One final note. I’ve found Ham Morse to be an excellent app for CW practice (at any speed). This iPhone app provides multiple types of practice (words, pro signs, numbers, callsigns, QSOs, alphabet, punctuation, BBC news clips, or everything) along with fully adjustable speeds: from 5-50 wpm in 1 wpm increments. Highly recommended.

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72 for now. Back to practice!

Breaking the 30 wpm barrier – update

It’s been nearly 2 months since I set a goal of being able to copy CW at 30 wpm. I’m now doing 25 wpm at nearly 100% copy. At 30 wpm I’m about at about 50% copy but improving steadily.

I practice 3-5 times per week for about 15-20 minutes per session using the W1AW code practice site which offers practice up to 40 wpm. At some point I hope to reach and exceed 40 wpm, then I’ll need to find another code practice resource.

Now that my speed continues to improve it’s great to be able to copy at higher rates completely without writing anything. At these higher speeds CW becomes much more like conversing in a language and not just “copying code.”

I find that the W1AW code practice is more challenging than copying CW in a QSO, because it’s more difficult to anticipate what is being received. Concentration is crucial. During a QSO, especially brief QSO’s containing standard information (RST, OP & QTH) it’s much easier to copy at high speed. My sense is that if I can copy even at 50% at 30 wpm from W1AW, I can probably hold my own at 30 wpm in a QSO.

Of course when it comes to contesting, higher speeds are even easier on CW since the exchange is so brief, typically just a few numbers or a location abbreviation.

Perhaps by year-end I’ll be up in the 40 wpm range!

I just stopped by K0RU’s site and listened to a sample of 50 wpm CW. It’s hard to imagine copying at that rate, but Rob notes he can copy above 70 wpm for brief periods. For him CW is a language not a mode. I would have to agree.

The 2013 Pacific Northwest DX Convention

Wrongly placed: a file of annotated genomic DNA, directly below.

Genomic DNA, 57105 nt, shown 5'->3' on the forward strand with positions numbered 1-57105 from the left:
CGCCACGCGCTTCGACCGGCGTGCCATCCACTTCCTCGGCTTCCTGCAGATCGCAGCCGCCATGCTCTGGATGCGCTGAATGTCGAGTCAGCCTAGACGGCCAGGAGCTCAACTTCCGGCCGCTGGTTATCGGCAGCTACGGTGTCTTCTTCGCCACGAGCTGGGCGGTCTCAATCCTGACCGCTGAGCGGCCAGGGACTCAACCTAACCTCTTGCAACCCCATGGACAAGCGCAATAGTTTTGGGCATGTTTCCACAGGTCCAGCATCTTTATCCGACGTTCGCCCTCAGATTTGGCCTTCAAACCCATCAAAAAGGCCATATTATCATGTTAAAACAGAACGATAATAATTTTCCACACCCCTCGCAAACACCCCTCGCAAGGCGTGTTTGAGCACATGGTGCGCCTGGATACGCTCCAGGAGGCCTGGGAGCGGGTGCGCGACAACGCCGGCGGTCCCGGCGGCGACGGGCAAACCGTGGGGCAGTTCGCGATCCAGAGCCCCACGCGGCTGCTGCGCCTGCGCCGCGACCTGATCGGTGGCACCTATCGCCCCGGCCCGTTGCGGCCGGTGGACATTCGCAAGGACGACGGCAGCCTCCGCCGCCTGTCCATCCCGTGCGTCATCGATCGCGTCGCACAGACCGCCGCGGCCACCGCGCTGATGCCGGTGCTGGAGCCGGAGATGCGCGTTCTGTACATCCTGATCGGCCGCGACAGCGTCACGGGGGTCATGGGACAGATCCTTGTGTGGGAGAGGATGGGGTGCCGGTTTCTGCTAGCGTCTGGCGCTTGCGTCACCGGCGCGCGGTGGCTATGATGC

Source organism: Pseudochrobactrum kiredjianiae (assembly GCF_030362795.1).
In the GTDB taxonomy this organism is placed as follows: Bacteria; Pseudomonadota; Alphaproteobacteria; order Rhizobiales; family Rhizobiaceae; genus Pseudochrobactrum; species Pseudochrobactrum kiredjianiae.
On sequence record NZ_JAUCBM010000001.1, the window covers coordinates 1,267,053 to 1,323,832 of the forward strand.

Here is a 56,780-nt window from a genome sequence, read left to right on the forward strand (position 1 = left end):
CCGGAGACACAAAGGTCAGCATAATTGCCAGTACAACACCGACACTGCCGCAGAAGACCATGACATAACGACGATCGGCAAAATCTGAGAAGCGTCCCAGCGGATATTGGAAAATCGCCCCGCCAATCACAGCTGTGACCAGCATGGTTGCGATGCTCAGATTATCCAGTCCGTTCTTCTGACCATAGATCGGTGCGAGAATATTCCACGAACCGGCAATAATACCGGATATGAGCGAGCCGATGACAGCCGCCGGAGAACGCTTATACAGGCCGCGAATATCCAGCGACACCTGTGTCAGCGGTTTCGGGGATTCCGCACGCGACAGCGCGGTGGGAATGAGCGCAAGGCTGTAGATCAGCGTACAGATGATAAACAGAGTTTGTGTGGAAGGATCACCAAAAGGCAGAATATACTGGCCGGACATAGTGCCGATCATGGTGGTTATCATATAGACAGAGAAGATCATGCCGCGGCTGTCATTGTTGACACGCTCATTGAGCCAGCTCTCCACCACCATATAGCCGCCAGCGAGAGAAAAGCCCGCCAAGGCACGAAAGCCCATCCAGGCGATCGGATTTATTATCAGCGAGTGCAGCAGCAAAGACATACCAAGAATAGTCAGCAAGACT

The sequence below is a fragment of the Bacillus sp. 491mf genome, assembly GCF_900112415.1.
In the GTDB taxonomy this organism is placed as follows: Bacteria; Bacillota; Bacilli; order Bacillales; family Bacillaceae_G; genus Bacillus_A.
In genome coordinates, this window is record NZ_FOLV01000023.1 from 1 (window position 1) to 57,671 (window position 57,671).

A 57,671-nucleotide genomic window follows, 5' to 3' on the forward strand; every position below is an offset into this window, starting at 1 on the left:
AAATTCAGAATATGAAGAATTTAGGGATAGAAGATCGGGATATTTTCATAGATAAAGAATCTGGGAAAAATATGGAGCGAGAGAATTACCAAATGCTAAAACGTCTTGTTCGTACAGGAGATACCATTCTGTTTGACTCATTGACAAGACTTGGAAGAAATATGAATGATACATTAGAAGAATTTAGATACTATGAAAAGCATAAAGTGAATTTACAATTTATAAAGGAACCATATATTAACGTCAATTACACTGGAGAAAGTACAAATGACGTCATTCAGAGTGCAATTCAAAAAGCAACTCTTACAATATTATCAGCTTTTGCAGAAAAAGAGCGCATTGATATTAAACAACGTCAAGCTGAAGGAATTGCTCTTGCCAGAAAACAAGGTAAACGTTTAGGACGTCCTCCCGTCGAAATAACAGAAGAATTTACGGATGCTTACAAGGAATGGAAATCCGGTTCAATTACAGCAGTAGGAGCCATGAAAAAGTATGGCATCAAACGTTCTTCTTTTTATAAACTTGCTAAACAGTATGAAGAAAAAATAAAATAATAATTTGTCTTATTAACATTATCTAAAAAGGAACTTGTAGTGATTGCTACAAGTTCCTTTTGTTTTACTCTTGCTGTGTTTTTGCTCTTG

On August 3, 2013 I attended the 58th Pacific Northwest DX Convention in Spokane, Washington. It’s been held every summer since 1955! This year’s convention was my first, but I came away very impressed with the organization and speakers.

Randy, K7TQ, Convention Chairman and his team did an excellent job organizing the convention, bringing in top-notch speakers, and offering great door prizes. The sponsorship of the convention rotates among the Willamette Valley DX Club, the British Columbia DX Club, and the Western Washington DX Club.

This year the Spokane DX Association hosted the convention, which put it near my backyard in Moscow, Idaho.

There were over 20 door prize contributors, including Ham Radio Outlet, Tigertronics, Writelog Software, West Mountain Radio, Alpha Amps, the ARRL, and The Daily DX. ICOM and Yaesu were on hand with displays and give-aways.

Randy, W7TJ, led off the presentations on Saturday morning with a very serious talk entitled, “Preparing for the Propagation Winter.” The talk focused on the current solar minimum our Sun is experiencing, in which solar activity is quite low, sunspots are much less frequent and of smaller size and intensity. All these factors, and more, mean HF propagation conditions are not nearly as strong as in previous years. Randy suggested that low-band DXing (80 and 160 meters) might be something to take more seriously.

I also heard,subsequently, that our Sun is in the process of flipping its magnetic poles. Currently the south magnetic pole of the Sun has already flipped. The North magnetic pole will soon flip as well, which has far-reaching consequences not just for Earth and our immediate solar system, but, as far as scientist know, even beyond!

For now, I plan to soldier on with my QRP work on 40-10 meters. Not enough real estate for the likes of 80 or 160 meter antennas. HI

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The second speaker, Lance, W7GJ, gave a brilliant follow-on presentation about 6 meter moonbounce work he did during a recent DXpedition to French-owned Clipperton Island, off the west coast of Mexico.